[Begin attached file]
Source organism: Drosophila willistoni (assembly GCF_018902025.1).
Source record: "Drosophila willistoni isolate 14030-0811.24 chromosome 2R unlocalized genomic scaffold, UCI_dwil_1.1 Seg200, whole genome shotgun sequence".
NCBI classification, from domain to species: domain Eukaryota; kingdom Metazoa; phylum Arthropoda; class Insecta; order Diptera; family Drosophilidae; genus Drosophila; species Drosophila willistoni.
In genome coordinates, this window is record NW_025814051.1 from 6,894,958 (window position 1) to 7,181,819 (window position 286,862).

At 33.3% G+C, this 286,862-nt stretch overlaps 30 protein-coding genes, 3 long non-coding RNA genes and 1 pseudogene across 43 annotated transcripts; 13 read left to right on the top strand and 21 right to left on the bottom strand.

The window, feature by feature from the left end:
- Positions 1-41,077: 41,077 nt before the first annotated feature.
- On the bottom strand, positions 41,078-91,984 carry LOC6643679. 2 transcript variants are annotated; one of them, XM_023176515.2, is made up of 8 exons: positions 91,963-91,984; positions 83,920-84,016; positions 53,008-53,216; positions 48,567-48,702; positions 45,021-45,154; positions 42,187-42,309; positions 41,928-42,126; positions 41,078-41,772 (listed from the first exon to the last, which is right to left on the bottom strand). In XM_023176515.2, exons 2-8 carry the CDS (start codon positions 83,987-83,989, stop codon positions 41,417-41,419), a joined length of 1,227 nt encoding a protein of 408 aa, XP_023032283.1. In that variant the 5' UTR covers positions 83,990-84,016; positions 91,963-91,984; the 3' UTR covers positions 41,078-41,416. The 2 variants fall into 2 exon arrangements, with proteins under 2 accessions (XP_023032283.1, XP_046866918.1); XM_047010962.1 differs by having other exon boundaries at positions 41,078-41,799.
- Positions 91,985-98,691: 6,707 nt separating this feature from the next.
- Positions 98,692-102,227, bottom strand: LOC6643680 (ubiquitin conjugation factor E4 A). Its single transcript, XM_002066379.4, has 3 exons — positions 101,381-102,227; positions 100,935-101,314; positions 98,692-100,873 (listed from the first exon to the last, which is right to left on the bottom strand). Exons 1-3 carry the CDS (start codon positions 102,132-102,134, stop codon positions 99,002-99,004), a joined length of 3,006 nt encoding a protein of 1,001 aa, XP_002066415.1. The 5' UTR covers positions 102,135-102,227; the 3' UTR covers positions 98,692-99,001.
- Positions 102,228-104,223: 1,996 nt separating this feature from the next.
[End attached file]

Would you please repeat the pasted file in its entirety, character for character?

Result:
Source organism: Drosophila willistoni (assembly GCF_018902025.1).
Source record: "Drosophila willistoni isolate 14030-0811.24 chromosome 2R unlocalized genomic scaffold, UCI_dwil_1.1 Seg200, whole genome shotgun sequence".
NCBI classification, from domain to species: domain Eukaryota; kingdom Metazoa; phylum Arthropoda; class Insecta; order Diptera; family Drosophilidae; genus Drosophila; species Drosophila willistoni.
In genome coordinates, this window is record NW_025814051.1 from 6,894,958 (window position 1) to 7,181,819 (window position 286,862).

At 33.3% G+C, this 286,862-nt stretch overlaps 30 protein-coding genes, 3 long non-coding RNA genes and 1 pseudogene across 43 annotated transcripts; 13 read left to right on the top strand and 21 right to left on the bottom strand.

The window, feature by feature from the left end:
- Positions 1-41,077: 41,077 nt before the first annotated feature.
- On the bottom strand, positions 41,078-91,984 carry LOC6643679. 2 transcript variants are annotated; one of them, XM_023176515.2, is made up of 8 exons: positions 91,963-91,984; positions 83,920-84,016; positions 53,008-53,216; positions 48,567-48,702; positions 45,021-45,154; positions 42,187-42,309; positions 41,928-42,126; positions 41,078-41,772 (listed from the first exon to the last, which is right to left on the bottom strand). In XM_023176515.2, exons 2-8 carry the CDS (start codon positions 83,987-83,989, stop codon positions 41,417-41,419), a joined length of 1,227 nt encoding a protein of 408 aa, XP_023032283.1. In that variant the 5' UTR covers positions 83,990-84,016; positions 91,963-91,984; the 3' UTR covers positions 41,078-41,416. The 2 variants fall into 2 exon arrangements, with proteins under 2 accessions (XP_023032283.1, XP_046866918.1); XM_047010962.1 differs by having other exon boundaries at positions 41,078-41,799.
- Positions 91,985-98,691: 6,707 nt separating this feature from the next.
- Positions 98,692-102,227, bottom strand: LOC6643680 (ubiquitin conjugation factor E4 A). Its single transcript, XM_002066379.4, has 3 exons — positions 101,381-102,227; positions 100,935-101,314; positions 98,692-100,873 (listed from the first exon to the last, which is right to left on the bottom strand). Exons 1-3 carry the CDS (start codon positions 102,132-102,134, stop codon positions 99,002-99,004), a joined length of 3,006 nt encoding a protein of 1,001 aa, XP_002066415.1. The 5' UTR covers positions 102,135-102,227; the 3' UTR covers positions 98,692-99,001.
- Positions 102,228-104,223: 1,996 nt separating this feature from the next.